Analytical skills: Electrical engineers use analytical skills to review and interpret data, conduct research and develop solutions to electrical problems. Effective analytical skills can help you make informed decisions and solve problems efficiently.

Project management: Project management skills allow electrical engineers to oversee the completion of a project on time and within budget. Effective project managers are able to delegate tasks, monitor progress and make adjustments as needed. Electrical engineers with strong project management skills can also help their team members develop their own project management skills.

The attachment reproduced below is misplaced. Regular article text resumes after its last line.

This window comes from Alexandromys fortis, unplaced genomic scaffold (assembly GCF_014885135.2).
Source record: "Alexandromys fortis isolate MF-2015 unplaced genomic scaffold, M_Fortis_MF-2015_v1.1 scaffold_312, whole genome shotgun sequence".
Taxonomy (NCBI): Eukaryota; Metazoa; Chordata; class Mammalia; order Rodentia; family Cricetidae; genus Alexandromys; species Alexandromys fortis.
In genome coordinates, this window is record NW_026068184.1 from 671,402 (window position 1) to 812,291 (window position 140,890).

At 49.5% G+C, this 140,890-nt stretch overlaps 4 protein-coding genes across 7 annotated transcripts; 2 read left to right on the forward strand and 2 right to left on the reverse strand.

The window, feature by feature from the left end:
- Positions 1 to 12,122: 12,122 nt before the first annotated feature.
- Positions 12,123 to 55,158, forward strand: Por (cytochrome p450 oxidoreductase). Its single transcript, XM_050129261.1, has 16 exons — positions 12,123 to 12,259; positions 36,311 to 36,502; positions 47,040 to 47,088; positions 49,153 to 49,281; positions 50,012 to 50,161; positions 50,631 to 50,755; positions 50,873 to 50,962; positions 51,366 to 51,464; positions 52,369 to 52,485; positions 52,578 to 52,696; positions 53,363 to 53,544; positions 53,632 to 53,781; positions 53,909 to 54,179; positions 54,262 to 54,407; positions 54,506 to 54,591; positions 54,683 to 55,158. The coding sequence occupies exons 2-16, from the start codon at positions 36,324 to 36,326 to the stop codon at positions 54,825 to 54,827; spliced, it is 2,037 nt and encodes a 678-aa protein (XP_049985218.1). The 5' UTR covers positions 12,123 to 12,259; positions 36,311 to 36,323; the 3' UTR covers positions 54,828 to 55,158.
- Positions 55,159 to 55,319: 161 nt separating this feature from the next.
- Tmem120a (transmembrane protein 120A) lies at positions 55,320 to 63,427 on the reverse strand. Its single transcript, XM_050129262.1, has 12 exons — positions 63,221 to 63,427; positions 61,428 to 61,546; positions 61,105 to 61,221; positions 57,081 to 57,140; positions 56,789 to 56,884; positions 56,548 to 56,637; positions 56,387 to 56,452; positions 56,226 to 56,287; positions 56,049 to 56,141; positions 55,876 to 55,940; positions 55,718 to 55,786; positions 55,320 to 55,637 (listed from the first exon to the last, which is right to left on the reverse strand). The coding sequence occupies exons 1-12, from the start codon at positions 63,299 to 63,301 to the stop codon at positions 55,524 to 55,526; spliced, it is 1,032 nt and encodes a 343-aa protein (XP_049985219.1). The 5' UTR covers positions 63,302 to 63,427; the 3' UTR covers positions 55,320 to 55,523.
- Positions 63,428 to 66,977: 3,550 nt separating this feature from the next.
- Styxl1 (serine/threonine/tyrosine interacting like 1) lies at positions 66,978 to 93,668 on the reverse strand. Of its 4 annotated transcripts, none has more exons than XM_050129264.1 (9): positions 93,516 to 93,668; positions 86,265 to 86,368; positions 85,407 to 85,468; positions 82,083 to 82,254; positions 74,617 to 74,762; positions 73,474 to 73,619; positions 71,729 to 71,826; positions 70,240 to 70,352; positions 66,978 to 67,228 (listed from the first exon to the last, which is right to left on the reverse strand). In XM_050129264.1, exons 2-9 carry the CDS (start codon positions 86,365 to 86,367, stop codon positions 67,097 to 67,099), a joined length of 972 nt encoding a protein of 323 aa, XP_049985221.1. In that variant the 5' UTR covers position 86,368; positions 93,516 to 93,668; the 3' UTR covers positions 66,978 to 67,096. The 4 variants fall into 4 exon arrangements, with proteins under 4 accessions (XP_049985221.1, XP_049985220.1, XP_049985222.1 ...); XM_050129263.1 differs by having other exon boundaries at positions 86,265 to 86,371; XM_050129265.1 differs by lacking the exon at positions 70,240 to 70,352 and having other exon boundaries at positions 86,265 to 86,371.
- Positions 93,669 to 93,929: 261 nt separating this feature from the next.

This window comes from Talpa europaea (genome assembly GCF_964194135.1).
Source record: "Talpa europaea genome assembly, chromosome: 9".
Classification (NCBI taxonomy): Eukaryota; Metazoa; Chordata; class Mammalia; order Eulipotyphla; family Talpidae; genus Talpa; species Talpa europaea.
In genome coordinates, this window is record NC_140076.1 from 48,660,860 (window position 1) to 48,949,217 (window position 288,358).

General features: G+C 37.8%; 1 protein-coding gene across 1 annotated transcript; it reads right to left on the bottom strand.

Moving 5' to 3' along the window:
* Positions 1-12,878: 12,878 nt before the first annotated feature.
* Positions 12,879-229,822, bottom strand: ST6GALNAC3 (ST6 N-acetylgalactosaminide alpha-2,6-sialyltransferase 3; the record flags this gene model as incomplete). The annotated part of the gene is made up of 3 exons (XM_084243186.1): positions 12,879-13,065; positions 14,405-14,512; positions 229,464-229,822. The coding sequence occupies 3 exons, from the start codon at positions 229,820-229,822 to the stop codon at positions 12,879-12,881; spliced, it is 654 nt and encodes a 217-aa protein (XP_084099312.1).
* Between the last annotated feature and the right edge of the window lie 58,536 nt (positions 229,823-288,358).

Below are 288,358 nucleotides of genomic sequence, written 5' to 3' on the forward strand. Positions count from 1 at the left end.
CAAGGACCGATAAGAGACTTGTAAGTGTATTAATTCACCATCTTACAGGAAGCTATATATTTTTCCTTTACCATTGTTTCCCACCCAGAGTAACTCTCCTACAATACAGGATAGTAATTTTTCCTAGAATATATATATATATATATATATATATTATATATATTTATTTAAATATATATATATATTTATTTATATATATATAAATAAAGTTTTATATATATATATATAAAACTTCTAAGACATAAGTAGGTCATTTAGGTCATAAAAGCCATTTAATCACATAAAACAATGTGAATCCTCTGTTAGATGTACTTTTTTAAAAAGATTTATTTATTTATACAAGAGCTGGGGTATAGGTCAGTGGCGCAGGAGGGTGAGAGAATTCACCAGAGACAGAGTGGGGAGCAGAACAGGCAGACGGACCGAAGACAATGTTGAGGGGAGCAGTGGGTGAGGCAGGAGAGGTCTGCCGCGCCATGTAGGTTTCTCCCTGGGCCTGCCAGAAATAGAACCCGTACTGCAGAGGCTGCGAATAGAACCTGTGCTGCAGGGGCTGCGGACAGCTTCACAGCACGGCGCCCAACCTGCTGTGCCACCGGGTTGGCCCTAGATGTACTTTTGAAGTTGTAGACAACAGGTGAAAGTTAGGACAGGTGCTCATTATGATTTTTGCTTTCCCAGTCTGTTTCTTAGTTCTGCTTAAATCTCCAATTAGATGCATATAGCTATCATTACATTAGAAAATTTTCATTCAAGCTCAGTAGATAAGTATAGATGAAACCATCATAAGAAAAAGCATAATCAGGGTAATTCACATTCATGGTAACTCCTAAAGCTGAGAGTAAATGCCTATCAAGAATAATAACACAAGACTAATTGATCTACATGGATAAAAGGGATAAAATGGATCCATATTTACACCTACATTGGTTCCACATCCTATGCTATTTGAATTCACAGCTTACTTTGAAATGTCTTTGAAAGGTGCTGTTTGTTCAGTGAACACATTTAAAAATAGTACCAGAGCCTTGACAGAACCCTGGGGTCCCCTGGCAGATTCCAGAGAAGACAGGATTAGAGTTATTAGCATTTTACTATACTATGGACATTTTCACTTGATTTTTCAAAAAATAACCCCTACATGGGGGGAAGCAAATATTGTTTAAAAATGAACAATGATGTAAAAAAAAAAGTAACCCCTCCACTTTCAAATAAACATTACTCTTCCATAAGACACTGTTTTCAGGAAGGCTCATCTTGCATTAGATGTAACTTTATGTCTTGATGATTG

Electrical Engineer Work Environment

Electrical engineers work in a variety of industries, including power generation, transmission, and distribution; telecommunications; electronics; and manufacturing. They may work in office settings, but they also may spend time in factories, power plants, or other industrial settings, where they may be exposed to noise, heat, and dangerous equipment. They may work long hours to meet deadlines or to solve problems. Electrical engineers typically work a standard 40-hour week, but they may work longer hours to meet deadlines. They may also travel to worksites to observe a problem or to meet with clients.

Electrical Engineer Trends

Here are three trends influencing how electrical engineers work. Electrical engineers will need to stay up-to-date on these developments to keep their skills relevant and maintain a competitive advantage in the workplace.

The Need for More Diversity in the Workforce